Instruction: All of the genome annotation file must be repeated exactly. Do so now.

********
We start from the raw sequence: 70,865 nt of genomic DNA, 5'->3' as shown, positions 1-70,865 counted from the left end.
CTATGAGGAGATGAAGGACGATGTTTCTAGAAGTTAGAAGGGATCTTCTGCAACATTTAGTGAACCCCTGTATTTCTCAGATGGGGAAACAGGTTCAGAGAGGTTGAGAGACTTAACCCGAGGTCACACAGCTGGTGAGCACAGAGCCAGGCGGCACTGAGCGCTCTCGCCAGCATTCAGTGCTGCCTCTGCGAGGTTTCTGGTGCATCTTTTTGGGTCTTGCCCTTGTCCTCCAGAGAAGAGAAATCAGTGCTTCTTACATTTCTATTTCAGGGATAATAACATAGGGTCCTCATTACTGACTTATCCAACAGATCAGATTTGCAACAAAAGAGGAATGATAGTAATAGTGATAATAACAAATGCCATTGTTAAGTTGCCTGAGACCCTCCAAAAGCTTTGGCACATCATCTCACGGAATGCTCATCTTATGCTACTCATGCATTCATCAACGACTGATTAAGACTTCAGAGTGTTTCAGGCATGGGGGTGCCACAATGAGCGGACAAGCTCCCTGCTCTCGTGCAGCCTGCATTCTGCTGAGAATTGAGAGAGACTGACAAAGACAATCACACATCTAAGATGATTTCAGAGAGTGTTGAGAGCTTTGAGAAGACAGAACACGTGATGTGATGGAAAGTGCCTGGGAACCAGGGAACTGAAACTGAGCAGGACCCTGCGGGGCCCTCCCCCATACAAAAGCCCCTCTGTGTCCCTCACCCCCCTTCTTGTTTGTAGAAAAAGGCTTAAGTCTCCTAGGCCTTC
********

We start from the raw sequence: 70,865 nt of genomic DNA, 5'->3' as shown, positions 1-70,865 counted from the left end.
CTATGAGGAGATGAAGGACGATGTTTCTAGAAGTTAGAAGGGATCTTCTGCAACATTTAGTGAACCCCTGTATTTCTCAGATGGGGAAACAGGTTCAGAGAGGTTGAGAGACTTAACCCGAGGTCACACAGCTGGTGAGCACAGAGCCAGGCGGCACTGAGCGCTCTCGCCAGCATTCAGTGCTGCCTCTGCGAGGTTTCTGGTGCATCTTTTTGGGTCTTGCCCTTGTCCTCCAGAGAAGAGAAATCAGTGCTTCTTACATTTCTATTTCAGGGATAATAACATAGGGTCCTCATTACTGACTTATCCAACAGATCAGATTTGCAACAAAAGAGGAATGATAGTAATAGTGATAATAACAAATGCCATTGTTAAGTTGCCTGAGACCCTCCAAAAGCTTTGGCACATCATCTCACGGAATGCTCATCTTATGCTACTCATGCATTCATCAACGACTGATTAAGACTTCAGAGTGTTTCAGGCATGGGGGTGCCACAATGAGCGGACAAGCTCCCTGCTCTCGTGCAGCCTGCATTCTGCTGAGAATTGAGAGAGACTGACAAAGACAATCACACATCTAAGATGATTTCAGAGAGTGTTGAGAGCTTTGAGAAGACAGAACACGTGATGTGATGGAAAGTGCCTGGGAACCAGGGAACTGAAACTGAGCAGGACCCTGCGGGGCCCTCCCCCATACAAAAGCCCCTCTGTGTCCCTCACCCCCCTTCTTGTTTGTAGAAAAAGGCTTAAGTCTCCTAGGCCTTC